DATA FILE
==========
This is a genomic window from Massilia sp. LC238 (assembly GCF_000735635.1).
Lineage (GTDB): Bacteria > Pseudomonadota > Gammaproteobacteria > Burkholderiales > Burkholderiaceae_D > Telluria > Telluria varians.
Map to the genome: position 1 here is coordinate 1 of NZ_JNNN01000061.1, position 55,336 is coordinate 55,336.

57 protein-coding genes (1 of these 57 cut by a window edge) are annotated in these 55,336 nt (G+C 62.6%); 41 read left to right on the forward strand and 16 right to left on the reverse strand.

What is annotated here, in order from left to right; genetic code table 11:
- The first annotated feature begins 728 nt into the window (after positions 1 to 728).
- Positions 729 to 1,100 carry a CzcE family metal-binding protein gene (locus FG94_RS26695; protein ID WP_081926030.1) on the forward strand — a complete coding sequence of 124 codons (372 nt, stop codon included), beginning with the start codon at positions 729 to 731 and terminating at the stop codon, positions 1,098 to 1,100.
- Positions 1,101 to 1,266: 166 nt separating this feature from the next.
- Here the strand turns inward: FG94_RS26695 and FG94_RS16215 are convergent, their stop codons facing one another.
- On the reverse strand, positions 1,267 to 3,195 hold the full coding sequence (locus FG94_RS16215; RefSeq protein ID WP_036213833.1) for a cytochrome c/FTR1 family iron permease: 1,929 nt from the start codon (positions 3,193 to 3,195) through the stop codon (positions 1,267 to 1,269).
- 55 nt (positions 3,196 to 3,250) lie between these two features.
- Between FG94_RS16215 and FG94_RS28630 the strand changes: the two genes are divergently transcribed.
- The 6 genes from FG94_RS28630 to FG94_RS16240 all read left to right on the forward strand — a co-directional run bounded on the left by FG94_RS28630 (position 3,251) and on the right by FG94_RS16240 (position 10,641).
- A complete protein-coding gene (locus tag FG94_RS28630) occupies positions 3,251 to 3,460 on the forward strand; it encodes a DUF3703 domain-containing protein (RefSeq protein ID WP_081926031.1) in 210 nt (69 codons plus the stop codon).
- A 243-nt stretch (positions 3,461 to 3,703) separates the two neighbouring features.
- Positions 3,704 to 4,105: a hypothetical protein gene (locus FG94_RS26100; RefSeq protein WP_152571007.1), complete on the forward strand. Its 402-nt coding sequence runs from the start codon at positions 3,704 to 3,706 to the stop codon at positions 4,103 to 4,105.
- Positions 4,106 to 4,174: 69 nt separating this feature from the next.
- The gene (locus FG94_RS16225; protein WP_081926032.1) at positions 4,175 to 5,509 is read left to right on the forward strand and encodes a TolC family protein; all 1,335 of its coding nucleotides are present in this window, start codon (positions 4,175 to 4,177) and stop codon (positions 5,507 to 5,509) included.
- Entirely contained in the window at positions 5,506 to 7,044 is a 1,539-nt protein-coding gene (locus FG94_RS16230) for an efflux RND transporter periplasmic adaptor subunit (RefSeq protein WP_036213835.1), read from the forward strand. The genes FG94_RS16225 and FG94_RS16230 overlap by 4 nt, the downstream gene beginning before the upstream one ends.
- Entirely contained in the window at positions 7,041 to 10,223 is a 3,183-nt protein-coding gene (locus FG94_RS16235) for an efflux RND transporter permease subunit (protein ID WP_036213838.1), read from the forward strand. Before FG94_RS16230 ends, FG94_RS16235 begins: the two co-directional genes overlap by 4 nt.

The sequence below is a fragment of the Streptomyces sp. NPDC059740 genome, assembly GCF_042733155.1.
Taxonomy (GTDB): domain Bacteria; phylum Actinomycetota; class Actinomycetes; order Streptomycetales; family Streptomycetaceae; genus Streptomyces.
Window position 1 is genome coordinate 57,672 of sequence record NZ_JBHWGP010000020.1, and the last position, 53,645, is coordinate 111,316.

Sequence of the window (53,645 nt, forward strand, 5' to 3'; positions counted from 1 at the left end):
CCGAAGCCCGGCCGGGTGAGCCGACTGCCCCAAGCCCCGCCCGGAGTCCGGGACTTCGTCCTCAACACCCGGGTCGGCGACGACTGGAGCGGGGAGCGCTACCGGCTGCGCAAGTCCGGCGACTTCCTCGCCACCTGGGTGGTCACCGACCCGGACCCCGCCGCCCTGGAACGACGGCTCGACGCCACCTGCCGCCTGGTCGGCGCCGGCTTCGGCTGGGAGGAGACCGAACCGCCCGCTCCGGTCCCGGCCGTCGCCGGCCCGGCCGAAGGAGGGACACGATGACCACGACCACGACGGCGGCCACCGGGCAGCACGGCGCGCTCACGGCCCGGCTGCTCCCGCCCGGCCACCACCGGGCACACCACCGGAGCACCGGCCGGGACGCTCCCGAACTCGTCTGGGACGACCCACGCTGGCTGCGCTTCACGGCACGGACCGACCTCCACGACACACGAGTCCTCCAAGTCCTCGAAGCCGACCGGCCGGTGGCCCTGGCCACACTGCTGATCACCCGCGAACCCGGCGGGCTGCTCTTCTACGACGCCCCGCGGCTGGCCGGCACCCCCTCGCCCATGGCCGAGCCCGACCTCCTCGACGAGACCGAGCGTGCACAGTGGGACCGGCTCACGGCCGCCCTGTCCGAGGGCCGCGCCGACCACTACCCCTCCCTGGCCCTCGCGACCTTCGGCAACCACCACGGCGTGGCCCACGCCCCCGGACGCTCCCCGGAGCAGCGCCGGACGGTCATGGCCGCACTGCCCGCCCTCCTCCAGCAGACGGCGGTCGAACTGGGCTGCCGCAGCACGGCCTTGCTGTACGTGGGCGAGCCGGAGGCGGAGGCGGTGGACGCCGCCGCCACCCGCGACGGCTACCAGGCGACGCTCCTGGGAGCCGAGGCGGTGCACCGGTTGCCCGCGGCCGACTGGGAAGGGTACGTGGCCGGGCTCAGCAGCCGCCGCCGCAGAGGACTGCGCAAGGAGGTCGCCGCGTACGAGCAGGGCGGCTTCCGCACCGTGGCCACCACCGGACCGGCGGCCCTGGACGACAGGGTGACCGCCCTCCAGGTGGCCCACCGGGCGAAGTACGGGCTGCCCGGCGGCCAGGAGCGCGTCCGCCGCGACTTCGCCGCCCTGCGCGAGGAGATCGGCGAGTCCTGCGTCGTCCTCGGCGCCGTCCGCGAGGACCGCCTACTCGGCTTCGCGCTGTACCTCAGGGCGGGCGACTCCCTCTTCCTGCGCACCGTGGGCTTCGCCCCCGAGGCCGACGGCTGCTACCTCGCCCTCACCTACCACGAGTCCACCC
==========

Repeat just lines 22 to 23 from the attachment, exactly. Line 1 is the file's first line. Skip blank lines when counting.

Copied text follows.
Taxonomy (GTDB): domain Bacteria; phylum Actinomycetota; class Actinomycetes; order Streptomycetales; family Streptomycetaceae; genus Streptomyces.
Window position 1 is genome coordinate 57,672 of sequence record NZ_JBHWGP010000020.1, and the last position, 53,645, is coordinate 111,316.